Syracuse Democrats under pressure to designate diverse candidates for school board

By | The Post-Standard   By Michelle Breidenbach  and Paul Riede Staff Writers
on May 03, 2013 at 6:02 AM, updated May 03, 2013 at 6:08 AM
Syracuse, NY – Race has emerged as a factor as Syracuse Democrats prepare to designate three candidates for a city school board that is losing its only black member.
More than 200 party committee members are invited to vote Saturday on the candidates the party will support this fall with its money and manpower. It’s the same process the party uses to pick candidates for mayor and city council and it is just as political.
This year, there is pressure on the party to endorse people of color to run for the board.
Calvin Corriders, the only African-American member of the board, is not seeking re-election.
Three potential candidates are white. One is an incumbent, one has big family political name and one is a party committee member who has tried to run before.
Five people of color, who are mostly new to politics, are making a case that they should win the party’s nod.
The Syracuse student body is 50 percent African-American, 26 percent white, 13 percent Hispanic and the rest Asian, Native American and multiracial, according to the school district.
Walt Dixie, head of the local advocacy group Alliance Network, said it is crucial for at least two candidates of color to be selected Saturday. He said that unless at least two of the three candidates selected are black or Hispanic, the Alliance Network will urge minority candidates to mount primary challenges and will support their campaigns.
Second-grader Akil Young-William listens to his teacher, Rosa Trapasso, during a reading exercise at Porter Elementary School. Sixty-three percent of the student body is African-American or Latino.Stephen D. Cannerelli 
“This (school) district is 75 percent black and Hispanic, and there should be some representation on there,” he said.
Dixie said he was disappointed two years ago when the committee selected four white candidates for school board.
Dixie said he is not suggesting that white board members don’t care about minority communities. But he said that on some issues — including which schools to renovate and which to close — it is important to have board members who represent a variety of neighborhoods.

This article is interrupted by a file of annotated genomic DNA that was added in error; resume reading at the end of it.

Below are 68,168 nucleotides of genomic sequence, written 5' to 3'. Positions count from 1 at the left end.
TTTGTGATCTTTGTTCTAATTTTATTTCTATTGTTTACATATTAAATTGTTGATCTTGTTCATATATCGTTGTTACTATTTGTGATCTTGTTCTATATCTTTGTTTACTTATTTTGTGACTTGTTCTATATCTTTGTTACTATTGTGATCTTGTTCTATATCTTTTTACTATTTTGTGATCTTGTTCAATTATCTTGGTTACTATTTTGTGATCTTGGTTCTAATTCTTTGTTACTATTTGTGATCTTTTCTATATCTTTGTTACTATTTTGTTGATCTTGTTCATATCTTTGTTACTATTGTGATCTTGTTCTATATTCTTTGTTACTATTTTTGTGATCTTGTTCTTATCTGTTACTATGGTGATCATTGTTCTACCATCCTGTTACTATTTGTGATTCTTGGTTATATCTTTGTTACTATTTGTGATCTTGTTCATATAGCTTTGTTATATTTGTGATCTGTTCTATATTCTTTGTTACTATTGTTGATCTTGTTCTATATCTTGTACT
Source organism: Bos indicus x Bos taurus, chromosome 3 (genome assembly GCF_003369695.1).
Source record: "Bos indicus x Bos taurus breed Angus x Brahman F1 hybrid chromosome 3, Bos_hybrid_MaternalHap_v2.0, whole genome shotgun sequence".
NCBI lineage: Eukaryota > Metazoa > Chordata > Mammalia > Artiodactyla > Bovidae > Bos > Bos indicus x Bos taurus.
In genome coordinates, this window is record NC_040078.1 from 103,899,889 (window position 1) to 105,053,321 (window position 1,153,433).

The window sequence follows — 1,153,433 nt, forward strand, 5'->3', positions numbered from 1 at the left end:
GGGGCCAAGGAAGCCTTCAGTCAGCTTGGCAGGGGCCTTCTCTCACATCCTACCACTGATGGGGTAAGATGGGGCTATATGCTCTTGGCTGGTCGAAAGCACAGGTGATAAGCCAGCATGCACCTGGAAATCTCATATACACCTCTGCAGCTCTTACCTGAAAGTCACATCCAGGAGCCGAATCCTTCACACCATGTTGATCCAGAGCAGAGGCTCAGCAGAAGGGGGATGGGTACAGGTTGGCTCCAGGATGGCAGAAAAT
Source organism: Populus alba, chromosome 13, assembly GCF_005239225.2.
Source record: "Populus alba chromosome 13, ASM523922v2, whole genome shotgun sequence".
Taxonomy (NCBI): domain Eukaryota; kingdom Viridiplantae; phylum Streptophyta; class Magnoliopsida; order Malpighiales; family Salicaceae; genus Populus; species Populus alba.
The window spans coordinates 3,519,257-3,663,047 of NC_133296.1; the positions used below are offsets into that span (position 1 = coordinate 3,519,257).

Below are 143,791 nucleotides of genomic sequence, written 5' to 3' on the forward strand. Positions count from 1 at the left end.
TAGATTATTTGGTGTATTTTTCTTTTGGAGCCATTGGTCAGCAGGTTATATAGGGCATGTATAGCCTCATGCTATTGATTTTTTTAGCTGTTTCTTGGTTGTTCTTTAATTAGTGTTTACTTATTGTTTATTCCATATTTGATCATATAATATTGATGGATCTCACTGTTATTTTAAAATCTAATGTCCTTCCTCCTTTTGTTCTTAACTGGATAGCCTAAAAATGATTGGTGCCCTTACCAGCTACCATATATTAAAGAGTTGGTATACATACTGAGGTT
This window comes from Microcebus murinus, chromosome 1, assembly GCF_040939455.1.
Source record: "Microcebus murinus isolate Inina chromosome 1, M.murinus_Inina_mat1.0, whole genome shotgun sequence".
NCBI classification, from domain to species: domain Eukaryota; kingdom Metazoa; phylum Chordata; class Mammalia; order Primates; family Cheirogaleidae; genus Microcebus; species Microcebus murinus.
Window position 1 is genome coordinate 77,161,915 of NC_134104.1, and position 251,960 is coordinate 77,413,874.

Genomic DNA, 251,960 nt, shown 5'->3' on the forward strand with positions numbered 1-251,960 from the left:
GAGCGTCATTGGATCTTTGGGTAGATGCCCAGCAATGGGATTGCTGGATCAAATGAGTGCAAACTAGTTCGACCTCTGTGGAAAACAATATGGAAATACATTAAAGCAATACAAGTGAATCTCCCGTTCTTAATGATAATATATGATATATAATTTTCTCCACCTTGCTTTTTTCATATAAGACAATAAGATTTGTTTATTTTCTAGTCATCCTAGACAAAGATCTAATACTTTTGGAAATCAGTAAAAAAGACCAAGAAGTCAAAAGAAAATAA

Corriders also said he would be disappointed if the party does not choose a diverse slate of candidates.
“The thing I’ve always heard is there aren’t any (minority) candidates who are looking for the position and that certainly isn’t the case this year,” he said. “And I want to emphasize qualified candidates.”
The candidates have been sending letters, making phone calls and attending meetings in a busy internal party process that is almost invisible to the general public. Newcomers are surprised to discover the school board election is treated with the same political treatment as a candidate for mayor or city council.
One of the first things Taino Palermo did when he decided to run for office was join the Democratic Party as a rank-and-file committee member. As he goes from ward to ward on interviews, he said, he is disappointed by the lack of young people and the lack of diversity inside the party.
The whole process feels like cronyism, he said.
“Right now, the majority of this city has no input on the people who make the policies that impact them,” he said. “It’s a small group of people who elect a certain group of people to create policy for everyone in this city.”
Susan Fahey Glisson, president of Parents for Public Schools of Syracuse, said she is disappointed that candidates for school board have to be filtered through party committees at all. She would prefer that city school board candidates — like those in suburban districts – run independently of political parties.